In an interview with ITV, Diek Parlevliet, chairman of the Dutch Fish Marketing Board told ITV News Correspondent, Rupert Evelyn “We have fished there [UK waters] for the last 400 years and we want to continue doing so for the next 400 years. We don’t want give-up one kilo.”
English fishermen along the East and South East coasts have welcomed Brexit as it would bring an end to what some have called “destructive fishing activity” by neighbouring coastal countries.
For Dutch beam trawlers hunting sole, who can spend up to 80% of their time in UK waters, it would be a major blow to lose access to these grounds.
Another area of contention is the English Channel, where in the past UK and French fishermen have clashed over scallop fisheries there.
The Mail reports: “Growing tension over future fishing access is likely to spark fears of a repeat of the so-called ‘scallop wars’ in 2018 which saw French and British boats angrily clash over access to shellfish off the coast of Normandy.”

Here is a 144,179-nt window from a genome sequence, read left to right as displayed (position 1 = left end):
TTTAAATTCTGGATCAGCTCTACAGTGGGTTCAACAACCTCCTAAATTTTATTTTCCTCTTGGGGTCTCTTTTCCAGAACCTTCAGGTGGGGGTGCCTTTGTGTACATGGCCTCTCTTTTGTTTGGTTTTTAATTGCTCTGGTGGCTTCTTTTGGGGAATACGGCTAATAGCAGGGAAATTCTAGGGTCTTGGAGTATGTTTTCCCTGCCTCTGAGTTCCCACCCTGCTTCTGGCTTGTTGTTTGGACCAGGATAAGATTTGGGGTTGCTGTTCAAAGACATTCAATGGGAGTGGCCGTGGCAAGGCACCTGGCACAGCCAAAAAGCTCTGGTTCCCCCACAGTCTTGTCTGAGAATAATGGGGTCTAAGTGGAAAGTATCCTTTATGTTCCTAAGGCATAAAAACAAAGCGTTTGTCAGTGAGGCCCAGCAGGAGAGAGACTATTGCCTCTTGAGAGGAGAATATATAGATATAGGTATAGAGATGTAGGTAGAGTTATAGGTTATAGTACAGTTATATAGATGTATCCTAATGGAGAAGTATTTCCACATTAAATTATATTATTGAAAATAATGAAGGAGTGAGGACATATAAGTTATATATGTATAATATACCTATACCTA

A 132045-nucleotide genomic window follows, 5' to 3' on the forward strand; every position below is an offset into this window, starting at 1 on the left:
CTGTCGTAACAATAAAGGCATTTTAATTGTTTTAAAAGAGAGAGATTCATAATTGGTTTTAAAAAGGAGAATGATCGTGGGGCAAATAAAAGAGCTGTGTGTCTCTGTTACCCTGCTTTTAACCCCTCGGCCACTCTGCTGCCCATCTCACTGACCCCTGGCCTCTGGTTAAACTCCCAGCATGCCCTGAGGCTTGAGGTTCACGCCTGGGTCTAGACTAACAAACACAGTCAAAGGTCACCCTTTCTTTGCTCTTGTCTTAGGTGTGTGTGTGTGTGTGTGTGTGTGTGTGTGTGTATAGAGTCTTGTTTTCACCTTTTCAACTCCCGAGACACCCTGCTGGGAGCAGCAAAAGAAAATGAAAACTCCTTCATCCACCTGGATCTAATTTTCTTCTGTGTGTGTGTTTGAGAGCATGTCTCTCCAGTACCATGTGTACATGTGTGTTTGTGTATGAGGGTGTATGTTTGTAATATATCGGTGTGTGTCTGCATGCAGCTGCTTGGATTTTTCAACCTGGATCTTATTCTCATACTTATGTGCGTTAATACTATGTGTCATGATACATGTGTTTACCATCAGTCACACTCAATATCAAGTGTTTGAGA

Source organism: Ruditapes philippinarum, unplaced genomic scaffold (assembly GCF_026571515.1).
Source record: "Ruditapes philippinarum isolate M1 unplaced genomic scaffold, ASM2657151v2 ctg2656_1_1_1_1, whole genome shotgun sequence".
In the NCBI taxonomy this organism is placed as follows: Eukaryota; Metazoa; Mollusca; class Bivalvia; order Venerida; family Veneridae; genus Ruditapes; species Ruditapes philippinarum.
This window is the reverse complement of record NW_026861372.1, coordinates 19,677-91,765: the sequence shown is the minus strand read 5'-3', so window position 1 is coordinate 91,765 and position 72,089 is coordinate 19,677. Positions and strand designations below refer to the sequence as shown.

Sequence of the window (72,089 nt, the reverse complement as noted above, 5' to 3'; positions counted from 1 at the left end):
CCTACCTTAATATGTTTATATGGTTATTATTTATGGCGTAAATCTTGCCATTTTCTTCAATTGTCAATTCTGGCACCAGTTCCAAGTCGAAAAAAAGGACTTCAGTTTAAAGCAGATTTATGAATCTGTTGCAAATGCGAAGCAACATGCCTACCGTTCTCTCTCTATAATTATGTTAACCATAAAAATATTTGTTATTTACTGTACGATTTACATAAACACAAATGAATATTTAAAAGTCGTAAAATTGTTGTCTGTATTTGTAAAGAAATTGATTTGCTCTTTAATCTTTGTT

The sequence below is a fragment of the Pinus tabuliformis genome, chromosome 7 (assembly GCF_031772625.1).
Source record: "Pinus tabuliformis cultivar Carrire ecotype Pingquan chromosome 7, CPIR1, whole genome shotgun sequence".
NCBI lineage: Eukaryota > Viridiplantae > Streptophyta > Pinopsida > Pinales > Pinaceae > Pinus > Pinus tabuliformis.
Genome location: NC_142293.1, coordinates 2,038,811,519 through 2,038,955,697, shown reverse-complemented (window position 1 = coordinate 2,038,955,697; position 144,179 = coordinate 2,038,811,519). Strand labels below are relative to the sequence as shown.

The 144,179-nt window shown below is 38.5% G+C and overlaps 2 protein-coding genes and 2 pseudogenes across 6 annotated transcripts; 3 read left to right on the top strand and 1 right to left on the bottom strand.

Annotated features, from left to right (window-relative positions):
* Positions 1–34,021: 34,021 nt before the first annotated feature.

All this has raised concerns that a ‘Cod War’ style battle is in the offing if there is no agreement reached between the EU and the UK over access to British waters.
The Times has reported that “Ministers are getting ready to triple the number of boats in Britain’s fisheries protection squadron to police territorial waters in the event of a no-trade-deal Brexit”.
It is believed that the UK Government has given the go-ahead to hire two more maritime protection ships and two aerial surveillance aircraft to be operational by the end of the year.
With another 22 ships earmarked in case of a no-deal Brexit in December, the UK government is showing that it is going to bring about a major shift in the power base between themselves and the EU.